(b)          Using Microsoft Project (or a similar package) prepare a Gantt chart for the project to a professional standard. Calibrate the timescale in weeks. If the project is scheduled to start on Monday 8 January 2018 determine the planned completion date based on the critical path analysis. (8 marks)


(c)           Using the information provided, calculate the projected gross profit for the contract (i.e. revenue – costs) that Oil will be aiming to achieve from this project.  Show your workings clearly. (7 marks)


Part 3    Tracking progress and spending


The project started on time, and after 16 weeks of work, an intensive review of the project was held on Monday 30 April 2018 at the Oil fabrication yard. The following information was reported by the project team.


Task Actual progress to date (%) Total expenditure incurred to date (£m)
A 100 8.15
B 100 7.2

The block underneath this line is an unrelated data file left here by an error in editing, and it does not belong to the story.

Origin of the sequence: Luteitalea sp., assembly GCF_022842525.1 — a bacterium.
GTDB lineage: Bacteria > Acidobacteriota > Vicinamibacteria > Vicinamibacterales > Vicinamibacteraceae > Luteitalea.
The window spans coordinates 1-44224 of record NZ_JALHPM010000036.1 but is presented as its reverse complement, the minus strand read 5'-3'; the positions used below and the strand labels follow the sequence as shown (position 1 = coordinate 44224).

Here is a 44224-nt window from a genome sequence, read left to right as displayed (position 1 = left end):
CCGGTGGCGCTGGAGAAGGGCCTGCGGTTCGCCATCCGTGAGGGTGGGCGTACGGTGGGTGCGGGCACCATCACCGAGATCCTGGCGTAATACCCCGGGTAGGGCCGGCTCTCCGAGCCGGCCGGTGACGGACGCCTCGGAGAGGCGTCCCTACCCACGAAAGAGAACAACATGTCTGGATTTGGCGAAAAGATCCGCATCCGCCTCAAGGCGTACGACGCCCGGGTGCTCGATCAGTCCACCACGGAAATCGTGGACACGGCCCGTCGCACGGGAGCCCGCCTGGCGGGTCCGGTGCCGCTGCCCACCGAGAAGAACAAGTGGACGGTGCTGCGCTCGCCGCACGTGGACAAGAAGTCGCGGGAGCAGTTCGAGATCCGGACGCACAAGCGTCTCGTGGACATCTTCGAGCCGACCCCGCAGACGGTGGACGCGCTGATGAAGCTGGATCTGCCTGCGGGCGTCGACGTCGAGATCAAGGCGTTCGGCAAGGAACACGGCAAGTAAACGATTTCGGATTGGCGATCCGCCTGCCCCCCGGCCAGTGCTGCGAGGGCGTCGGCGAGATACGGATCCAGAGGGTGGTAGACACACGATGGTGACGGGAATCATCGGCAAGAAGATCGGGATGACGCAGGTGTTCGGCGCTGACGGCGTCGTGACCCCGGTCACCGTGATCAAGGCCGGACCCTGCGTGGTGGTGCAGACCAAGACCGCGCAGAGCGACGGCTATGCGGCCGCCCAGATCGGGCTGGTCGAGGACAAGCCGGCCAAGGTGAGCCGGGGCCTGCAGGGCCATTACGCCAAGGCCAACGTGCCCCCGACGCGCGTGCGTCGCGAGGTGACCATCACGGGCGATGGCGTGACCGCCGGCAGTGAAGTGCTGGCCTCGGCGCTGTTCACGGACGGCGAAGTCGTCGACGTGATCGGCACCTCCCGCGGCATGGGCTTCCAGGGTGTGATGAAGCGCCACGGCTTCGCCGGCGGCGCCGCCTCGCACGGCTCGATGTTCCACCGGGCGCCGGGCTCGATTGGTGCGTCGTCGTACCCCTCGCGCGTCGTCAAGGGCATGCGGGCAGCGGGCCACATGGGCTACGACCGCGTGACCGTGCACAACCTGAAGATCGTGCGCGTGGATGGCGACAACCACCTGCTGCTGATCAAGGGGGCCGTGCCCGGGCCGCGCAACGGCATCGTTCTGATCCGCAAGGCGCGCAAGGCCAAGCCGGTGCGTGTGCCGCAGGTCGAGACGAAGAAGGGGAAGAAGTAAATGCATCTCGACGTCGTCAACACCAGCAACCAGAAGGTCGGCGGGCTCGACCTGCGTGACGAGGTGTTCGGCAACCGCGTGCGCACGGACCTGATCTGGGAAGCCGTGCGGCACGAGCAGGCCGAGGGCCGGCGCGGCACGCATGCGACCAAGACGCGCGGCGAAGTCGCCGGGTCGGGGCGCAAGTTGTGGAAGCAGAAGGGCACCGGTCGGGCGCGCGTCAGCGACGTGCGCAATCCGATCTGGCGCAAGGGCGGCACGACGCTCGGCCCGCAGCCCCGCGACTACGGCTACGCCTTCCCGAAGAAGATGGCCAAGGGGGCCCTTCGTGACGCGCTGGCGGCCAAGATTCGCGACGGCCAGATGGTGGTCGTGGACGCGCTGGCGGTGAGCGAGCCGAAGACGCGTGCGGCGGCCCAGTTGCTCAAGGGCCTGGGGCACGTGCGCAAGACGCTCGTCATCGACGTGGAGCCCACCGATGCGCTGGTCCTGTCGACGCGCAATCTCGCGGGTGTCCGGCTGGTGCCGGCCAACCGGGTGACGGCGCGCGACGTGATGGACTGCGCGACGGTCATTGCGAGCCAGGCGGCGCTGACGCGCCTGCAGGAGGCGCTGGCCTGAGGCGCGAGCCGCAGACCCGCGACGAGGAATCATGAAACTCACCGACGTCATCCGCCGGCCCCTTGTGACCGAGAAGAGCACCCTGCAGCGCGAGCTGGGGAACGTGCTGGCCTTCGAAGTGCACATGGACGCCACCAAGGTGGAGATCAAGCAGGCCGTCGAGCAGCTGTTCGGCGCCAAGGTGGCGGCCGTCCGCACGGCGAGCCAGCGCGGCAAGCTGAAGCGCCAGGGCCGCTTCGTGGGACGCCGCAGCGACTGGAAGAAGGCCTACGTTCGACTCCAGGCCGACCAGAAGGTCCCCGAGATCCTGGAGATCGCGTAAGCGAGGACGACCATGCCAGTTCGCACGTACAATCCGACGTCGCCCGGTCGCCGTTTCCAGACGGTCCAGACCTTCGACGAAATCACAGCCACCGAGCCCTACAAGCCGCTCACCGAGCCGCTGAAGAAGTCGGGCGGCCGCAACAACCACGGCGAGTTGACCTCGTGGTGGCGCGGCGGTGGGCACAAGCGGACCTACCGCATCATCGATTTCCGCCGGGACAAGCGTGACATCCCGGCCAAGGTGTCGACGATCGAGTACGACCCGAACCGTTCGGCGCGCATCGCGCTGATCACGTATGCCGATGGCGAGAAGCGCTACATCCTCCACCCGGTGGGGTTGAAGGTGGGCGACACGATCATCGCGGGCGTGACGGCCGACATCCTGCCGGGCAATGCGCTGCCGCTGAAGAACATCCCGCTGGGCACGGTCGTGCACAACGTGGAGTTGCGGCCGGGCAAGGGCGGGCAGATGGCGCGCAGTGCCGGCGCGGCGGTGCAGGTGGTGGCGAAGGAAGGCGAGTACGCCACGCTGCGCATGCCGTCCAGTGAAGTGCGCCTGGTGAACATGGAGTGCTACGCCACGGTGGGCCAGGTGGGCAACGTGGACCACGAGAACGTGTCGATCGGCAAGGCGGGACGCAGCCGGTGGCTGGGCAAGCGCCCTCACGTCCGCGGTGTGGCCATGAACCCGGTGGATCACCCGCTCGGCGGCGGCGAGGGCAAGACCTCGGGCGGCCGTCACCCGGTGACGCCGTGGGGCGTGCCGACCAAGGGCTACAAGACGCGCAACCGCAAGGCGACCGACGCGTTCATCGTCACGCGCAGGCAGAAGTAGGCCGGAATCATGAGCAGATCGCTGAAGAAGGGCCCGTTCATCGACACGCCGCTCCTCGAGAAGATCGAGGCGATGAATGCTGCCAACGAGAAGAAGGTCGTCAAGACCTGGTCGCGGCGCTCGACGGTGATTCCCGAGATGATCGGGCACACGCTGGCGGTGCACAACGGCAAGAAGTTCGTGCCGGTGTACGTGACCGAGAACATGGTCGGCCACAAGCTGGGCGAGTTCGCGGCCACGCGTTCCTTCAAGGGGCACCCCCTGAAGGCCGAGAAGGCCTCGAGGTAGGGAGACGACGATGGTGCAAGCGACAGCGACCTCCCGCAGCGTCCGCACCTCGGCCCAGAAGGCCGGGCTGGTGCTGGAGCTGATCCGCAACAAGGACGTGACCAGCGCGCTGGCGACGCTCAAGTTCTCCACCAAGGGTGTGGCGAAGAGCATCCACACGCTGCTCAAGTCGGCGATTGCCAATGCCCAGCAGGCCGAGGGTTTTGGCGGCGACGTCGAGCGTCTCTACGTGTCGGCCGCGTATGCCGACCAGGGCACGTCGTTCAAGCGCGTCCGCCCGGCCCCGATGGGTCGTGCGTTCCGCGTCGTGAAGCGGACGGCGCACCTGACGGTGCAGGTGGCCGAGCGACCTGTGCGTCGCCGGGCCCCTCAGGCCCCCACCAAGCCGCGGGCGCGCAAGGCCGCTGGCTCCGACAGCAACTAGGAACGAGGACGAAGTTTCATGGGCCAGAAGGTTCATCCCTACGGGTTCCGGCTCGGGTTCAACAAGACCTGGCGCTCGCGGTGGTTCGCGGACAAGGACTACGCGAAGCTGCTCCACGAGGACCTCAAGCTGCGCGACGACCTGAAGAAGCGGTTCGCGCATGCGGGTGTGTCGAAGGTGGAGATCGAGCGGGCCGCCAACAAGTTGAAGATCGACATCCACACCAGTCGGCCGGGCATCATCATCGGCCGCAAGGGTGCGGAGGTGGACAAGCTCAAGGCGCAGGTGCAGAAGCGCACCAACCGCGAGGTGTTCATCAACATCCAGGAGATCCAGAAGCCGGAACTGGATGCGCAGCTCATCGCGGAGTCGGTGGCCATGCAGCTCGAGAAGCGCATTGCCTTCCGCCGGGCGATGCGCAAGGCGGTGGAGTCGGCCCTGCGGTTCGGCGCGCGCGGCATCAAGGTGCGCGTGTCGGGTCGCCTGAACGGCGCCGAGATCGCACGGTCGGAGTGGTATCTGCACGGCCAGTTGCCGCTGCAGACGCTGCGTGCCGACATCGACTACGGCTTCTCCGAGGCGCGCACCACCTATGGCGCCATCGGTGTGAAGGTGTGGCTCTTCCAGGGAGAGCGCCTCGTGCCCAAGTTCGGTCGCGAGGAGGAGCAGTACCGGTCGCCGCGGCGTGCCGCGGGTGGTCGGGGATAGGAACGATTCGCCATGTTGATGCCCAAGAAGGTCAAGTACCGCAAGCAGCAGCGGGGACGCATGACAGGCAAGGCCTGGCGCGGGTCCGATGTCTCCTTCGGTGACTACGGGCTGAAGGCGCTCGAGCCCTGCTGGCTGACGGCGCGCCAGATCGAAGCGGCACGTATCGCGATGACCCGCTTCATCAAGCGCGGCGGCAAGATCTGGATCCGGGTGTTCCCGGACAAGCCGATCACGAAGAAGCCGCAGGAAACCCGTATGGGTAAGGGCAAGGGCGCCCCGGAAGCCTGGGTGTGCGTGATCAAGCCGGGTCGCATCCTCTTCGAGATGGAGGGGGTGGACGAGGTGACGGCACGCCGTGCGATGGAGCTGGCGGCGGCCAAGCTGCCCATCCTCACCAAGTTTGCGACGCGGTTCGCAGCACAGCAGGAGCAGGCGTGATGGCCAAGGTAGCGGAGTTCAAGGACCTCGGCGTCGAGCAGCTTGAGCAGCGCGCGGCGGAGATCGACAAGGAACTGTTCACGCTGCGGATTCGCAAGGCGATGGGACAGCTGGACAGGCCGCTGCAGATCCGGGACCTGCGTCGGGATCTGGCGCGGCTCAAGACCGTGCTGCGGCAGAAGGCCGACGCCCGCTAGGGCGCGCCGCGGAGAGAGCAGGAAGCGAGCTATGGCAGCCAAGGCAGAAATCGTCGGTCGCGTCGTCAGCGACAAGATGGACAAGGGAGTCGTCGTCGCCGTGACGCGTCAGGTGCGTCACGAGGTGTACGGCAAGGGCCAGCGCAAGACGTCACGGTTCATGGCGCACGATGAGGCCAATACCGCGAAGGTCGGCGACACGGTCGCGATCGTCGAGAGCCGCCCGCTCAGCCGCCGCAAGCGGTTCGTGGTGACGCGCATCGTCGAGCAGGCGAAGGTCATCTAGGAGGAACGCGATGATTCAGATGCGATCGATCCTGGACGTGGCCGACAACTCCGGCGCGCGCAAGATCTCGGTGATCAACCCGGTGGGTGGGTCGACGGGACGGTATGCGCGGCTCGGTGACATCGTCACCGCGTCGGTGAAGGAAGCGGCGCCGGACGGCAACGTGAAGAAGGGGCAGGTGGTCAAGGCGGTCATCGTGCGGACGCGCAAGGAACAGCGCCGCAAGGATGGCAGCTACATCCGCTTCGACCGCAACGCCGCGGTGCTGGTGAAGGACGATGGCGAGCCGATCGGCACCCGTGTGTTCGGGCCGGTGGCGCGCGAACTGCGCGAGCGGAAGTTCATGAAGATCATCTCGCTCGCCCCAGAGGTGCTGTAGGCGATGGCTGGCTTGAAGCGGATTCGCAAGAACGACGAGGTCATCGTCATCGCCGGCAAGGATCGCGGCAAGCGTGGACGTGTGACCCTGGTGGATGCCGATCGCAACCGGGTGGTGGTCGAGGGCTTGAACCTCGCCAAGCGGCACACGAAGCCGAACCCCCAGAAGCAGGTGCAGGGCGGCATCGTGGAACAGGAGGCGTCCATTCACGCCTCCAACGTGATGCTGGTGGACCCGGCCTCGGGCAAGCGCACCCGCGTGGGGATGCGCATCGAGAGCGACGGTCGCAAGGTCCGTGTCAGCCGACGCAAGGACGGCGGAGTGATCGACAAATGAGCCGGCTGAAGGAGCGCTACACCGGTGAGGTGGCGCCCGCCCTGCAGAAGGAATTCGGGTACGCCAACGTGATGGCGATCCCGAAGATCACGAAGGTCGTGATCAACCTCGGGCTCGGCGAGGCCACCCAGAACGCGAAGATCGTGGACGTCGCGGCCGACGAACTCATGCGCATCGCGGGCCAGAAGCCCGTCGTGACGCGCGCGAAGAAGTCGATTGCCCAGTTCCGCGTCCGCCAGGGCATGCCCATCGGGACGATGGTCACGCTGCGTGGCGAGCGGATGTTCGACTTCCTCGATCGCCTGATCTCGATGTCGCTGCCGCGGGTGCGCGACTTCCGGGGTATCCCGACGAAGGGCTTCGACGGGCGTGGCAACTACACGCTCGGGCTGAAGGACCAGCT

C 100 2.56
D 100 3.18
E 100 4.43
F 75 4.29
G 35 1.67
H 90 4.03
I 20 0.78

No other tasks had started yet or incurred any expenditure.


Table 2 – actual progress and spending after 16 weeks


(a)          Firstly make a copy of the Gantt chart for the project created in part (b).  Using the Gantt chart, determine the planned progress (%) for each task after 16 weeks had elapsed. Assume that progress is achieved on a linear basis for each task. For example if a task is planned over the course of 4 weeks, then if 3 weeks have elapsed planned progress would be 75%. (10 marks)


Secondly enter the actual progress values for progress from Table 2 into the Gantt Chart, and using Microsoft Project reschedule the project with effect from the review date. Comment on the outcome from a commercial perspective. (15 marks)


Part 4    Predictive outcomes and tactics